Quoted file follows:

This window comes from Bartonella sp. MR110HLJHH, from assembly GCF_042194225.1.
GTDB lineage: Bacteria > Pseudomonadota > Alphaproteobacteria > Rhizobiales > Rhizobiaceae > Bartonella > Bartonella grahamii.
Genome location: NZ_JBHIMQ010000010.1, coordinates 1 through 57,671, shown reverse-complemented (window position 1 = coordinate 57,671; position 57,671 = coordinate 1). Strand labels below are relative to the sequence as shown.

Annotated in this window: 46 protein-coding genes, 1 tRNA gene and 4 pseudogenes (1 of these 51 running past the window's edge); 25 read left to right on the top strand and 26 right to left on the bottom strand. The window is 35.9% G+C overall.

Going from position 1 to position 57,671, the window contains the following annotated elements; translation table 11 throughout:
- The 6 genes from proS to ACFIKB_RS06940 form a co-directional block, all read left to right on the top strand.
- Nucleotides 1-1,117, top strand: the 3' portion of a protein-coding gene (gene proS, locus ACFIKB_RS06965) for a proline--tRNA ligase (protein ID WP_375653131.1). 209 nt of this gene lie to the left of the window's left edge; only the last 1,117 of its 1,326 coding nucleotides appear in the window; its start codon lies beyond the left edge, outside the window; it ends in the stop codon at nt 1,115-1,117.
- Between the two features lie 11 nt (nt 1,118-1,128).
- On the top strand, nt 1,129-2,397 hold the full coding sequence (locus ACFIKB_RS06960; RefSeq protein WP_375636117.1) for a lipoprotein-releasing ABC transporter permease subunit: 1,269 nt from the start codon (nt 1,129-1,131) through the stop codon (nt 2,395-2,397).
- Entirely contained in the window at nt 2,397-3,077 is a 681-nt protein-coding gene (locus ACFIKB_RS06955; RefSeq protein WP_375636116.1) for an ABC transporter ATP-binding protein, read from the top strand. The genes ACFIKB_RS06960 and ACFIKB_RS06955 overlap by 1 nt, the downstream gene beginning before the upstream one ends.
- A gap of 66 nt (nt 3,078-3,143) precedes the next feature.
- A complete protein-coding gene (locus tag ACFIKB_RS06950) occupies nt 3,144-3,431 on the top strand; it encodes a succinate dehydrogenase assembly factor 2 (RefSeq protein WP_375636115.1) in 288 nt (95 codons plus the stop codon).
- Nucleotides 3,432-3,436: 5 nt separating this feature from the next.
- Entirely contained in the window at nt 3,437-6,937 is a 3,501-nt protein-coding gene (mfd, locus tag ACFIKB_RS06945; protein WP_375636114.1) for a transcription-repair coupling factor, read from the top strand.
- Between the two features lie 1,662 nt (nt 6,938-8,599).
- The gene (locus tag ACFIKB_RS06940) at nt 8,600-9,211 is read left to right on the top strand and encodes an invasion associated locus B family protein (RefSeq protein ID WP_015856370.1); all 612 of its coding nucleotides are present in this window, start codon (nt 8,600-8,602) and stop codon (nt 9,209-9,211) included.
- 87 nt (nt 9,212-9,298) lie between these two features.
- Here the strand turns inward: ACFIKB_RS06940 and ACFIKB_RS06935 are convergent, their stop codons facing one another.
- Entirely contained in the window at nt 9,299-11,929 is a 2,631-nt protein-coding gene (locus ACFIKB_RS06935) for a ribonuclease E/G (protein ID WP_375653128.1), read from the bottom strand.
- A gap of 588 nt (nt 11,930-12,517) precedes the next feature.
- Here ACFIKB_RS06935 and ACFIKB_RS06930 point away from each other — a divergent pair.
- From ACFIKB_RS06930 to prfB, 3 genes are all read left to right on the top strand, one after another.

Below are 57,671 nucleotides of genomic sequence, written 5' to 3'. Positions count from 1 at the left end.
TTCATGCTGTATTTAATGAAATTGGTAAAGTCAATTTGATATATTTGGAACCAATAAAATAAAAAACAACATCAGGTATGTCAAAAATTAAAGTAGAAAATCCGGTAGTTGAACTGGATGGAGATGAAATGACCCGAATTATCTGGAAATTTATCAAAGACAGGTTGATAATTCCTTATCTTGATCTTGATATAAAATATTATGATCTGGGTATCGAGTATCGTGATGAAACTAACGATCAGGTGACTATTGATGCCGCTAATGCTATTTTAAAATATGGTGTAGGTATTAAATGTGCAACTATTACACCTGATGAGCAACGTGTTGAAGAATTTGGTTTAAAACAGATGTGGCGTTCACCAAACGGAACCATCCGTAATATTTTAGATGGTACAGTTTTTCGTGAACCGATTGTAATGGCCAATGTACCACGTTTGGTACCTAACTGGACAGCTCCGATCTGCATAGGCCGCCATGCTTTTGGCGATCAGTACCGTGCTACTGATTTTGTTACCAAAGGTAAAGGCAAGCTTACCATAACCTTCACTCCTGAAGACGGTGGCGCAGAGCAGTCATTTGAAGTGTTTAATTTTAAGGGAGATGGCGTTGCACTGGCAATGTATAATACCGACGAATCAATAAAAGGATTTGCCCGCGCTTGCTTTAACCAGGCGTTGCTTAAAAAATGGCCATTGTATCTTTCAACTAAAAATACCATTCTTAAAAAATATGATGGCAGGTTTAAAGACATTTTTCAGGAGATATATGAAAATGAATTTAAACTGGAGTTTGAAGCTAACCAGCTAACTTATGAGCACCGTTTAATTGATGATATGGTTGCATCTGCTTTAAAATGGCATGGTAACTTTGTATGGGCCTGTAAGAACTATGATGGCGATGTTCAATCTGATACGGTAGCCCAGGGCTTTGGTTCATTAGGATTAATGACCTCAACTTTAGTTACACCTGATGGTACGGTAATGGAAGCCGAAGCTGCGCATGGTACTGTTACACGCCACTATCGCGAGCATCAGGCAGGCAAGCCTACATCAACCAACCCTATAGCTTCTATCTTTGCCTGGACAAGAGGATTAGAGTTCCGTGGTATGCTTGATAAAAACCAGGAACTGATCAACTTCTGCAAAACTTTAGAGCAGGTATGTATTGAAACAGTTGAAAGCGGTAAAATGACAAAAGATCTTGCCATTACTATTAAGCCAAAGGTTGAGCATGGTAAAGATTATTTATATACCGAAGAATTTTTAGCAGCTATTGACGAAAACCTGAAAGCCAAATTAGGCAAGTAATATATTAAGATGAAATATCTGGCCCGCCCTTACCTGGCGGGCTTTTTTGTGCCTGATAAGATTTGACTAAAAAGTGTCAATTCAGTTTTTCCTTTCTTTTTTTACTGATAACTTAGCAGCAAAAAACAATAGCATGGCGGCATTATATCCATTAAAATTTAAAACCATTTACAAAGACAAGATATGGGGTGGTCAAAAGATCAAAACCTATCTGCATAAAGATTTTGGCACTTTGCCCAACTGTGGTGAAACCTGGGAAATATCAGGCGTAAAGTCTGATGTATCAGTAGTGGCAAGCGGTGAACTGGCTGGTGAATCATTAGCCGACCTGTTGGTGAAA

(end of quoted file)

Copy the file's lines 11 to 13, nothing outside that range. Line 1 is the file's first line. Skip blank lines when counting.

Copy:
- A gap of 66 nt (nt 3,078-3,143) precedes the next feature.
- A complete protein-coding gene (locus tag ACFIKB_RS06950) occupies nt 3,144-3,431 on the top strand; it encodes a succinate dehydrogenase assembly factor 2 (RefSeq protein WP_375636115.1) in 288 nt (95 codons plus the stop codon).
- Nucleotides 3,432-3,436: 5 nt separating this feature from the next.